Tuesday, 24 June 2008

Henry Arnold Tubbs

The biographical history of Henry Arnold Tubbs (Talbot-Tubbs from at least 1897), one of the BSA students, is unclear. He was born in Lancashire in 1865, and was a scholar at Pembroke College, Oxford (1883-87). Tubbs was awarded a Craven Fellowship and admitted to the BSA for two sessions (1888-89, 1889-90) to work with Ernest Gardner on Cyprus (Cyprus Exploration Fund). During the 1890 season of excavations he had to leave the island to take up office in the Department of Classics at University College, Auckland, New Zealand. He was made a full professor in February 1894 (initially for a period of five years, to 1899).

His time in Auckland was not easy. In January 1896 he was due to have been married in Sydney; however he sustained serious injuries and the marriage was unable to proceed.

Tubbs remained in office until 1907 when he was dismissed. In December 1907 Tubbs (named as Henry Arnold Talbot Tubbs) went to the Supreme Court in Auckland seeking £700 in damages ('Professor claims damages', [Auckland] Evening Post 3 December 1907; 'Professor and university', Otago Witness, 11 December 1907).

In later life he seems to have moved to Australia (New South Wales and Queensland).

Lectures for the Royal Society of New Zealand:
  • '"A", a Passage in Archaeology', 30 June 1897 [details] (history and development of alphabetic writing)
  • 'Greek Painted Vases: their Importance, Form, and Design', 19 August 1901 [details]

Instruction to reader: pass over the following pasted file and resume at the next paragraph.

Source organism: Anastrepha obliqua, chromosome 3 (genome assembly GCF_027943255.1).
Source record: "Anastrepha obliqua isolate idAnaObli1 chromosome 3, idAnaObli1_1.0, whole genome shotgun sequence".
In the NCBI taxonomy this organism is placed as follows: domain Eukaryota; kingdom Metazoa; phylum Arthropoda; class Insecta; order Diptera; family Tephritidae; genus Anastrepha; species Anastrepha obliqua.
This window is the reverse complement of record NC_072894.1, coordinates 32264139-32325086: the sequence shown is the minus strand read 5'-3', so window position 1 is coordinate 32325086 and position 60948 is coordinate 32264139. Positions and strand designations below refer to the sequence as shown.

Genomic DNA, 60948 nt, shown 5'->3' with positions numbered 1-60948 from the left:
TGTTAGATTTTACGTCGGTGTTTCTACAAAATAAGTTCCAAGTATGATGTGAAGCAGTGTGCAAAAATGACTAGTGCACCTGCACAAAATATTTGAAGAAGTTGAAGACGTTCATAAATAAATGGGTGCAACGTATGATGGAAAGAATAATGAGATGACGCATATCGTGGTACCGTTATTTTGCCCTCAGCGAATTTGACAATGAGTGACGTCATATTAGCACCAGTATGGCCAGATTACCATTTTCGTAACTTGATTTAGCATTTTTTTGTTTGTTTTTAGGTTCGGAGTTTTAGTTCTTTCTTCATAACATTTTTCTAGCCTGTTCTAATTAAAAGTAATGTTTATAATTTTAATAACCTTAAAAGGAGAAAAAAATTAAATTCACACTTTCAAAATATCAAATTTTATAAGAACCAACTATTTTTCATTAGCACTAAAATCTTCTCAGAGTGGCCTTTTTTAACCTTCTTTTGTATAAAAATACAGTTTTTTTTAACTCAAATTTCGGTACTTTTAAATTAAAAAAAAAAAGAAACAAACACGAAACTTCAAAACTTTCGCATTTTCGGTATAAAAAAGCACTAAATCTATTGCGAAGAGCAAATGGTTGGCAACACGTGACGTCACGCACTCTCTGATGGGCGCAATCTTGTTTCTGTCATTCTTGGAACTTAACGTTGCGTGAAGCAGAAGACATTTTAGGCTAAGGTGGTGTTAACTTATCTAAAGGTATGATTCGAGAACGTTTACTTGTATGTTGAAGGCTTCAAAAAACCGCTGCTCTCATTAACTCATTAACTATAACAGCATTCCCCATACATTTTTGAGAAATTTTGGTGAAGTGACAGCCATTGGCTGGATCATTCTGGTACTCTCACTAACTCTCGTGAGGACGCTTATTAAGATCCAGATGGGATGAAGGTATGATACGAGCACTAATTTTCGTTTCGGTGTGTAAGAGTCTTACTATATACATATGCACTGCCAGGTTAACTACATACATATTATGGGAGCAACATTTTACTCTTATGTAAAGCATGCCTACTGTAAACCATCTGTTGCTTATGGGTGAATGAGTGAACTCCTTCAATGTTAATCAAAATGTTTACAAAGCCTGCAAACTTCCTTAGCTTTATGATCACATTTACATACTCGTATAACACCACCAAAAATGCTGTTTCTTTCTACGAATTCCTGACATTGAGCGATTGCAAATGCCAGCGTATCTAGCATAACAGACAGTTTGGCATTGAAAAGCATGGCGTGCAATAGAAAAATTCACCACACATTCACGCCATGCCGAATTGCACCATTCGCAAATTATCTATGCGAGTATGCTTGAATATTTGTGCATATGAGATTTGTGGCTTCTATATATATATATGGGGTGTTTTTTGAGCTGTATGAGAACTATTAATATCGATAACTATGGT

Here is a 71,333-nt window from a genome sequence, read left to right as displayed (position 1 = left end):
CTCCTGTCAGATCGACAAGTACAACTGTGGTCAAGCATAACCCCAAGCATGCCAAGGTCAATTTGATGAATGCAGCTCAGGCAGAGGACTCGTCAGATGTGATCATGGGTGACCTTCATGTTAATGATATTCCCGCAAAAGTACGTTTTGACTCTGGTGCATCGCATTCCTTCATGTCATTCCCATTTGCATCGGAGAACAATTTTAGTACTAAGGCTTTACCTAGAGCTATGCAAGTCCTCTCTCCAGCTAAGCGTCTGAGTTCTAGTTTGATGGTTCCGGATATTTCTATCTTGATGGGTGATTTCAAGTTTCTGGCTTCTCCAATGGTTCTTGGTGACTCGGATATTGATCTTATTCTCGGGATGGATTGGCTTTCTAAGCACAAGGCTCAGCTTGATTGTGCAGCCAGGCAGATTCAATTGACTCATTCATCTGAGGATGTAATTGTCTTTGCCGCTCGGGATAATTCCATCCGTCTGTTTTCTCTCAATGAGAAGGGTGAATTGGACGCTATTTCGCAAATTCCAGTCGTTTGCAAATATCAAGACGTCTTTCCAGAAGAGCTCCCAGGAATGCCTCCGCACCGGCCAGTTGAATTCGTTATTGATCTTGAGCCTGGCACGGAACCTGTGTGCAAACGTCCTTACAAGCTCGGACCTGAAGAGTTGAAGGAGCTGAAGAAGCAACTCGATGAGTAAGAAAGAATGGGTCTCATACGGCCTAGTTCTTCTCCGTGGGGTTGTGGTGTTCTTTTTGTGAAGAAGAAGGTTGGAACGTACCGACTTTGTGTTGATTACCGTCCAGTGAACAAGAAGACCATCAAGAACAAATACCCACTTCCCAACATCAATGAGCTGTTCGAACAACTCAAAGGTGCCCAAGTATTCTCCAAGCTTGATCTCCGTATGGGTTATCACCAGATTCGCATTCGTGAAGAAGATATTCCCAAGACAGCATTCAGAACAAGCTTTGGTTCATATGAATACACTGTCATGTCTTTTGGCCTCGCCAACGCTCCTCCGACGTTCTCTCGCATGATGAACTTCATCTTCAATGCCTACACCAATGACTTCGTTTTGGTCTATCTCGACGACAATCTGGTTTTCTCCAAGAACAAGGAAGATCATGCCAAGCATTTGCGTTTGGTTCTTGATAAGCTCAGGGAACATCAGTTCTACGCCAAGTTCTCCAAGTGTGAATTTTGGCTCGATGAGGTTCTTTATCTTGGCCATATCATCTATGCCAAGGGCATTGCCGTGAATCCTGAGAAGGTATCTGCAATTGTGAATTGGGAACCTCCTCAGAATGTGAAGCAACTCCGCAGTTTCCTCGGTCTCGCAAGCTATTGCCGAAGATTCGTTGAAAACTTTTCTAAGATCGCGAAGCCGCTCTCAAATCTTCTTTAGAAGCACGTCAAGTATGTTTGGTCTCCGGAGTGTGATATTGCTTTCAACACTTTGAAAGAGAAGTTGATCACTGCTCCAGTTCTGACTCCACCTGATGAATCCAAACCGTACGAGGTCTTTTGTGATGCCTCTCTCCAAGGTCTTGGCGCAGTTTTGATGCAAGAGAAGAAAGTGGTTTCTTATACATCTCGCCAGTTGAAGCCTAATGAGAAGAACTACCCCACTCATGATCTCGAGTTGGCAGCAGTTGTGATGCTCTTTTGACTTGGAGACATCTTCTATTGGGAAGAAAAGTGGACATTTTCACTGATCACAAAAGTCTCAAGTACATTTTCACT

Silverkiwi said...

Henry Arnold Talbot Tubbs married Ethel Caroline King in 1896.

They had 2 sons and 2 daughters.

He died in Sydney, Australia on 26 December 1943, destitute.

Silverkiwi said...

Professor Henry Arnold Talbot Tubbs married Ethel Caroline King in 1896 in Sydney, Australia.

They had 2 sons & 2 daughters, all born in New Zealand between 1897 and 1905

Professor Talbot Tubbs died in Sydney on 26 December 1943

Unknown said...

Professor Talbot Tubbs emerges in the courtship correspondence of Vance and Nettie Palmer I am currently editing. He was incarcerated at the Goodna Insane Asylum, in Brisbane, and when released in about 1913 went to Melbourne. In the 1920s he was active in the Lunacy Reform League in Australia. Nettie Higgins provides a sympathetic portrait of the mind of a genius.

David Gill said...

Thank you for this comment. Do have a look at the biographical entry in my Sifting the Soil of Greece, p.397.